The Royals and the Rangers share the facility in Surprise, while the Padres and the Mariners create cross-league harmony in Peoria. This arrangement provides a near-daily flow of data from at least one of the parks. All four host teams and their visiting foes are using plenty of pitchers in these early games. We'll take that as an opportunity to review some new arms.

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Russell searches for a fact-based alternative to the Verducci Effect.

A couple of weeks ago, I took on the "Verducci Effect". Tom Verducci of Sports Illustrated has hypothesized that a pitcher who is under 25 years old and who had an increase in his workload of 30 innings or more in the previous season is at greater risk for injury or for a steep decline in performance. This is a great hypothesis, but for the fact that it is not actually true.

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The final word on whether the popular theory holds water or is fatally flawed.

Last week, Sports Illustrated writer and Jason Parks man-crush Tom Verducci put out his annual column warning about a specific type of player: A young pitcher (25 or younger) who saw a significant increase in his workload in the previous season over the season before that (defined as an increase of at least 30 innings, including postseason and minor-league work). Verducci claims that this sort of pitcher is in danger of either a significant injury and/or a performance decline in 2013 because his 2012 was much busier than his 2011. It's a proposition that's become known as the Verducci Effect.

Read the full article...

Ben and Sam answer listener emails about pitcher injuries and pitching prospects, hitter BABIPs (specifically Mike Trout's), and whether they boo baseball players.



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January 18, 2013 5:00 am

A Little Relief

3

Jonah Birenbaum

Rafael Soriano is off the market, but there are still some potentially useful bullpen arms to be had.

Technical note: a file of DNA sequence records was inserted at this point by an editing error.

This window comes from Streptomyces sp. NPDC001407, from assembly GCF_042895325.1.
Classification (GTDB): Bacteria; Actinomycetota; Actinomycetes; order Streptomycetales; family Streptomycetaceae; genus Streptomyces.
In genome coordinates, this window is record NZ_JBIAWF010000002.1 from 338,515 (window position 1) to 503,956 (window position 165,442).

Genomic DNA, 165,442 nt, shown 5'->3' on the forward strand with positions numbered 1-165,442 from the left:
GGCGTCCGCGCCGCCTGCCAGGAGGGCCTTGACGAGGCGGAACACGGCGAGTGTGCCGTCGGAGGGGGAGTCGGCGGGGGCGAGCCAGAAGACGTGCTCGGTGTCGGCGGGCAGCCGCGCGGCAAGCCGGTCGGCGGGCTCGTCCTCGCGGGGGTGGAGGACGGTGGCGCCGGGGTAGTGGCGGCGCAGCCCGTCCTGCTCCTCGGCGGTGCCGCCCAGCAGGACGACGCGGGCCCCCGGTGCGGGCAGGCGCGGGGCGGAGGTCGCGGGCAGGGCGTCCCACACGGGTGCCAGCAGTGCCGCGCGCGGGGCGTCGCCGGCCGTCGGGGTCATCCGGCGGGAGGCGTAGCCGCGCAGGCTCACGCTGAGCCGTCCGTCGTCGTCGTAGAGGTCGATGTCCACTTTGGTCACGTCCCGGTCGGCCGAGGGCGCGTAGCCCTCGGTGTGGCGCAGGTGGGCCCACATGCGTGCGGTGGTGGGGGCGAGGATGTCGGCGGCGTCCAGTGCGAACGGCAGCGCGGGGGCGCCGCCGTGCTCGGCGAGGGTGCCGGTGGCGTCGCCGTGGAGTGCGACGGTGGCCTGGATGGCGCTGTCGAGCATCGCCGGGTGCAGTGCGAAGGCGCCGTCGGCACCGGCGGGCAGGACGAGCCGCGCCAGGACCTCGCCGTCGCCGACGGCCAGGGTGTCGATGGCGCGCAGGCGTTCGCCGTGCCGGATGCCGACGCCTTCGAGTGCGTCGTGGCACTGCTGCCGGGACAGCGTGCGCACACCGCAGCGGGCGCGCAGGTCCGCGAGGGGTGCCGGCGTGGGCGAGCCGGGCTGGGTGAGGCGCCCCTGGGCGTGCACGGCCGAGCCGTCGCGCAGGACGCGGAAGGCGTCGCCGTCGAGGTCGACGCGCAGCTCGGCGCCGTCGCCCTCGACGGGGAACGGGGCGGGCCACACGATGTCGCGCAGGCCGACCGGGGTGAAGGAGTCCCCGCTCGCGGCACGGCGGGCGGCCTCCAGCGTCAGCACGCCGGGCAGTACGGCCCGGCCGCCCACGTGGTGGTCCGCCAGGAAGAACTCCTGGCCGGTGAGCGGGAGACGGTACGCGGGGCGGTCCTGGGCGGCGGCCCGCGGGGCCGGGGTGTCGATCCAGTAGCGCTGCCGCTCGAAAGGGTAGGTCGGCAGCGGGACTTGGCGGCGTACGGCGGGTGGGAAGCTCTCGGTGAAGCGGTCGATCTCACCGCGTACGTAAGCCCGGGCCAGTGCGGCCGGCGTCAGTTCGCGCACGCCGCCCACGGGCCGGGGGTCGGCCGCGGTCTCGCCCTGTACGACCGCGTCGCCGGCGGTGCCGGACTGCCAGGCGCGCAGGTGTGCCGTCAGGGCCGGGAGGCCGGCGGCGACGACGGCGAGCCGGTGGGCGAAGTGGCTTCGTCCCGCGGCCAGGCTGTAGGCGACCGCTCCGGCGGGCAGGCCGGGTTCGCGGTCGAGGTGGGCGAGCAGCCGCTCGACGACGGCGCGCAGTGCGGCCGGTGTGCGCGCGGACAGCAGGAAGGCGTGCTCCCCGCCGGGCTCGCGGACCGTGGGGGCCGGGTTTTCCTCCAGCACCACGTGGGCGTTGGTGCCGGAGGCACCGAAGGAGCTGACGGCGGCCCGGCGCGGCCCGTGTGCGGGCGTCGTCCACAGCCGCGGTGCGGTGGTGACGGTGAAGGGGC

Earlier this week, Jon Heyman tweeted a short list of free agent relievers who could be a reasonable fit for the back end of the Blue Jays’ bullpen. Whether you credit Heyman with clairvoyance or good contacts, it just so happened that one of the names conspicuously absent from that list was Rafael Soriano. Hours later, the 33-year-old right-hander became a member of the Washington Nationals, signing a two-year, $28-million deal with a vesting option for 2015.

In snapping up Soriano, the Nats removed the best available free agent reliever from the market, but they left an assortment of lower-tier options for teams still looking to bolster their bullpens. Ken Rosenthal later listed several teams still interested in picking up a reliever, identifying the Rays, Tigers, Mariners, Marlins, and Mets as potential suitors. Here are some of the options they can consider:

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Ben and Sam answer listener emails about how players with criminal pasts should be treated and how much pitchers' non-pitching skills matter.



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October 5, 2012 8:00 am

Raising Aces: For Those About to Watch (We Salute You)

5

Doug Thorburn

One pitcher per playoff team who makes a convincing case in favor of watching every pitch of post-season baseball.

This season may have lacked the dramatic flare of 2011’s frantic finish, but the stretch drive of 2012 has been thrilling in its own right, with division races coming down to the final day and one unlikely club making its only ascension to the top of its division at the most opportune time.  After a day of reflection, we are now staring at an unprecedented slate of play-in games to the postseason tournament, where a season's worth of hard work comes down to nine innings of play.